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cricket news: The Problem With Stump Microphones

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After a two unexpected defeats which cost the visitors the series, England were finally on top in the 3rd innings of the 3rd Test of their tour to West Indies at St. Lucia. Their captain Joe Root had finally produced a substantial innings, and after coming second in the contest in the West Indies for most of the tour, his team was finally in a position to win something.

On the other side, the West Indies, having won their series, and having lost their captain to an over rate related suspension for the final Test, were finding it hard going. They had conceded a three figure lead in the first innings and, as often happens when the batting side is ahead in the game, were finding it difficult to make headway with the ball.

It was at this time that the stump microphone caught a stray comment by the England captain. He was heard saying, as all of you probably know by now:

'Don't use it as an insult. There's nothing wrong with being gay.'
Root has since been cast as a knight in shining armour coming to the defense of gay people everywhere. The Barmy Army, Stephen Fry, Nasser Hussain, the former Arsenal and Crystal Palace forward Ian Wright - all England and all cricket (and to be fair, initially, I did this too) heard those 12 words and thought, Root had struck a blow for good in the world (Here's a good summary of reactions compiled by the reporter George Dobell for ESPNCricinfo). Hussain encapsulated this view perfectly in this tweet:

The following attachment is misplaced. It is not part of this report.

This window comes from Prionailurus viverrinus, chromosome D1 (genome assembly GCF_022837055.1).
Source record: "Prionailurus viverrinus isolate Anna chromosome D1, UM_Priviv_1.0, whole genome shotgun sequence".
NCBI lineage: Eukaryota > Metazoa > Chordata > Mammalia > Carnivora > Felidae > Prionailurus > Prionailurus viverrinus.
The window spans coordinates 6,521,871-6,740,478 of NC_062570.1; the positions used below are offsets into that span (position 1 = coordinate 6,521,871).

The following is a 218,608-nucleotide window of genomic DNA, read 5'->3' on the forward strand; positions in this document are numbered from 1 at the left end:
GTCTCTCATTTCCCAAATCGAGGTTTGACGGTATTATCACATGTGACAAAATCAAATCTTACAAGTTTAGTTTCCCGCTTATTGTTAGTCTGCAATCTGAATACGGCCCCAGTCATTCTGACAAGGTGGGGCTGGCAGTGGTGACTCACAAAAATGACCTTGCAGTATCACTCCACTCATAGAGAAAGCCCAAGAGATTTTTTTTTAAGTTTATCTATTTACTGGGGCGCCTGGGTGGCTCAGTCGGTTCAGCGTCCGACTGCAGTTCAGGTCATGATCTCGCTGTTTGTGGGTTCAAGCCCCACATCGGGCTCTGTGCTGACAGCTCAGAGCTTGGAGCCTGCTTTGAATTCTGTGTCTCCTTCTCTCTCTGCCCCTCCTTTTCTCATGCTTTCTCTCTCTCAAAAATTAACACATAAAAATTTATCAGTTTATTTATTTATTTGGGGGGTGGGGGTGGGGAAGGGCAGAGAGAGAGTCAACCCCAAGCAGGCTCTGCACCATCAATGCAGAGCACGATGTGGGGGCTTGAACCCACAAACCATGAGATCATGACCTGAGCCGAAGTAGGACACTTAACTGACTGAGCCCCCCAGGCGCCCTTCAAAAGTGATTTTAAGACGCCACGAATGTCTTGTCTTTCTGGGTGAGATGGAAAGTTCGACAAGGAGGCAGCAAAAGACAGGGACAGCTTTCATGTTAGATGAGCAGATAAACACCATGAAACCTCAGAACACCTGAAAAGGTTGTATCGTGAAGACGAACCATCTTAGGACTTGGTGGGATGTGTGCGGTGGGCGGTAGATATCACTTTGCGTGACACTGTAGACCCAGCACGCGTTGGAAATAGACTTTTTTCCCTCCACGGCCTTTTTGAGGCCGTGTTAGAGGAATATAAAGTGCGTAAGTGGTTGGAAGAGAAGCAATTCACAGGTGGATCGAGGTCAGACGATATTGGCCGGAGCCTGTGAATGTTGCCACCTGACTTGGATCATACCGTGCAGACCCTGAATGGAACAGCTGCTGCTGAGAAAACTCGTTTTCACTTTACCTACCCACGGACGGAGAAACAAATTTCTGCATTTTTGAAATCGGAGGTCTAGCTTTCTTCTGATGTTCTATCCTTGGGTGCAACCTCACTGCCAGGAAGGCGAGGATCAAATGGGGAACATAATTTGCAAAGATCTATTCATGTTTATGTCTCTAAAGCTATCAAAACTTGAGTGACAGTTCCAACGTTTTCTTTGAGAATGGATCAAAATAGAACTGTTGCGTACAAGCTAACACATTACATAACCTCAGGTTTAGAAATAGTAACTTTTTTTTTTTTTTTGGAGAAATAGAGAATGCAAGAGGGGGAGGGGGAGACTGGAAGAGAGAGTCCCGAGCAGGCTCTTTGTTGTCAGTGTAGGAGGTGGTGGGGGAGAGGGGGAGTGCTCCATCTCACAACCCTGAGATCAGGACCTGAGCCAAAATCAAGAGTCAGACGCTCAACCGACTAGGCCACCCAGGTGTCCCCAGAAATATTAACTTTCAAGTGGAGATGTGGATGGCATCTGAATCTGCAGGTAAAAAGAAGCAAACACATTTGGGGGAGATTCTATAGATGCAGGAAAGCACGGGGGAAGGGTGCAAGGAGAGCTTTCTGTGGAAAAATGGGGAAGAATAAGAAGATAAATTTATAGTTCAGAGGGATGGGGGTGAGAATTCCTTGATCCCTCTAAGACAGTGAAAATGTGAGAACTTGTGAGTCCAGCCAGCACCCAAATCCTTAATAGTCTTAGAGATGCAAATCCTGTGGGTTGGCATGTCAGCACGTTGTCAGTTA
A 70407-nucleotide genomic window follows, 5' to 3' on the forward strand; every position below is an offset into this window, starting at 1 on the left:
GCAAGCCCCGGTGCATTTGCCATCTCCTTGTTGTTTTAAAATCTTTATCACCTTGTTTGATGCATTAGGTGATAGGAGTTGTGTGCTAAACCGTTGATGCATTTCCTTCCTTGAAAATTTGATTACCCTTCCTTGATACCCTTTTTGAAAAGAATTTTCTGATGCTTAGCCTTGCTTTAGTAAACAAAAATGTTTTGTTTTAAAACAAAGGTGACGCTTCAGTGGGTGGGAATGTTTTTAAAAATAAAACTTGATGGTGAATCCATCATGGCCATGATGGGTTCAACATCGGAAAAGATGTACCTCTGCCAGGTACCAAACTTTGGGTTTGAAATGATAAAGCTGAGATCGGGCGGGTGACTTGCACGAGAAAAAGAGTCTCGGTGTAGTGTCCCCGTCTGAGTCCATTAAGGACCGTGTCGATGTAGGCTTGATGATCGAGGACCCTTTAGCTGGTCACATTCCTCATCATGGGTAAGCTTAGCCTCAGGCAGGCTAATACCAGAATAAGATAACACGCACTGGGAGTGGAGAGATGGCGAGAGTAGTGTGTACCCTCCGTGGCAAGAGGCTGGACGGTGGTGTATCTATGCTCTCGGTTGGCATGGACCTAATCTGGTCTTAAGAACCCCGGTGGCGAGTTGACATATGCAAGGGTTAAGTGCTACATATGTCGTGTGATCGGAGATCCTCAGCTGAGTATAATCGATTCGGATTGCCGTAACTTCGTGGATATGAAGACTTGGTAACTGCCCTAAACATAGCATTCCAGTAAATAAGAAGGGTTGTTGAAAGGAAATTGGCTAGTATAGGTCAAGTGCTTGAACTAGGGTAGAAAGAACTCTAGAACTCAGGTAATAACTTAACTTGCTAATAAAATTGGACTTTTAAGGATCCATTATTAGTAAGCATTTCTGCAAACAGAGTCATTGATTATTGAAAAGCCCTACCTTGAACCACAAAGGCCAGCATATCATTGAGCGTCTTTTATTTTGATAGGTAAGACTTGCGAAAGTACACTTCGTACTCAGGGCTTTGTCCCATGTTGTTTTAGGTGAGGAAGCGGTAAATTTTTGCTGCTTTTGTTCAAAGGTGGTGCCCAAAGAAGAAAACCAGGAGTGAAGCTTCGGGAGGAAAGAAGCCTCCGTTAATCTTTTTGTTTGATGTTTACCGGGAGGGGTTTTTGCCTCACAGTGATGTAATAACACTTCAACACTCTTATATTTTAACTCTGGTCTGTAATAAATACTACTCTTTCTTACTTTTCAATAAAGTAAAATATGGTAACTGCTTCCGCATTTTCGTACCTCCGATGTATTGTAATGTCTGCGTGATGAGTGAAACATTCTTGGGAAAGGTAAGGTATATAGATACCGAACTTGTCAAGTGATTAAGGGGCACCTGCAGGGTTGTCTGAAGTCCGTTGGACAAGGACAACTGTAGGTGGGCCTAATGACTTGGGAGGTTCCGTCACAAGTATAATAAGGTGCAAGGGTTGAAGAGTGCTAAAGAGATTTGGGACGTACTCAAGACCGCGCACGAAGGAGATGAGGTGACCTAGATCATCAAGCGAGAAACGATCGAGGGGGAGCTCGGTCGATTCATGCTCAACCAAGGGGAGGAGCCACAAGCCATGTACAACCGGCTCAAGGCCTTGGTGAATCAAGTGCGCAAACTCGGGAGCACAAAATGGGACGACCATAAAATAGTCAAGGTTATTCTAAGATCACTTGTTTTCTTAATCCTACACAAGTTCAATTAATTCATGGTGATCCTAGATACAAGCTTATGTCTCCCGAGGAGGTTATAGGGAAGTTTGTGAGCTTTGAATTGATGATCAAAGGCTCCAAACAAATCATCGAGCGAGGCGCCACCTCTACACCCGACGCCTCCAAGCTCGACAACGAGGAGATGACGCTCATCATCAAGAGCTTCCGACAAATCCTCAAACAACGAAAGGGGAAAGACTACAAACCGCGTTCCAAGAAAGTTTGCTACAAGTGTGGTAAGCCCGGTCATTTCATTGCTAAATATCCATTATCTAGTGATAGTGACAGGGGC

Now we know the full exchange. But the more basic problem is, we didn't know it then, and it didn't seem to matter. This bothered me, not because I doubted the obvious meaning of Root's words. Many have asked, why would he say that if what Gabriel said wasn't obviously homophobic?

It bothered me because Root was cast as a bystander. And yet, this exchange took place in the middle of a Test match. This is a contest which has an obvious psychological aspect to it. As we now know, Root was making eye contact with Gabriel, smiling at him, basically getting in his face, rubbing in the fact, without having to say a word, that his side was in front in the game and Gabriel was failing to get the better of him. This is all completely fine. The batsman is perfectly within his rights to try and throw the bowler off balance with a comment.

In every day life, people are not in a zero-sum contest with each other the way the bowler and the batsman are in the middle of a Test match pitch. The social contract which governs our daily lives is different from the one which governs the sporting contest in Test cricket. We're not trying to defeat other people all the time. We're trying to co-exist - to live as social beings. This effort is harmed by arbitrary prejudices be they based on ethnicity, race, religion, gender or sexuality. Its corrosive when people are cast on the margins because they are different and are powerless to prevent this banishment. These prejudices visit tremendous, and often untold, violence on their targets.

The deal in Test cricket is different. There is psychology involved. And Root was a contestant, not a bystander. Gabriel's comment was not homophobic for this reason. And Root's retort was not that of a good samaritan trying to calm things down. It was the comment of a contestant in a rhetorical joust, trying to win. Consider this another way. If you went outside and hit someone on the head with a cricket ball, you'd be charged with assault. In the context of the cricketing context, its not assault, its a perfectly legitimate skill. The standards of everyday life cannot be transplanted into the middle of a Test pitch as seamlessly as they have been Root's champions.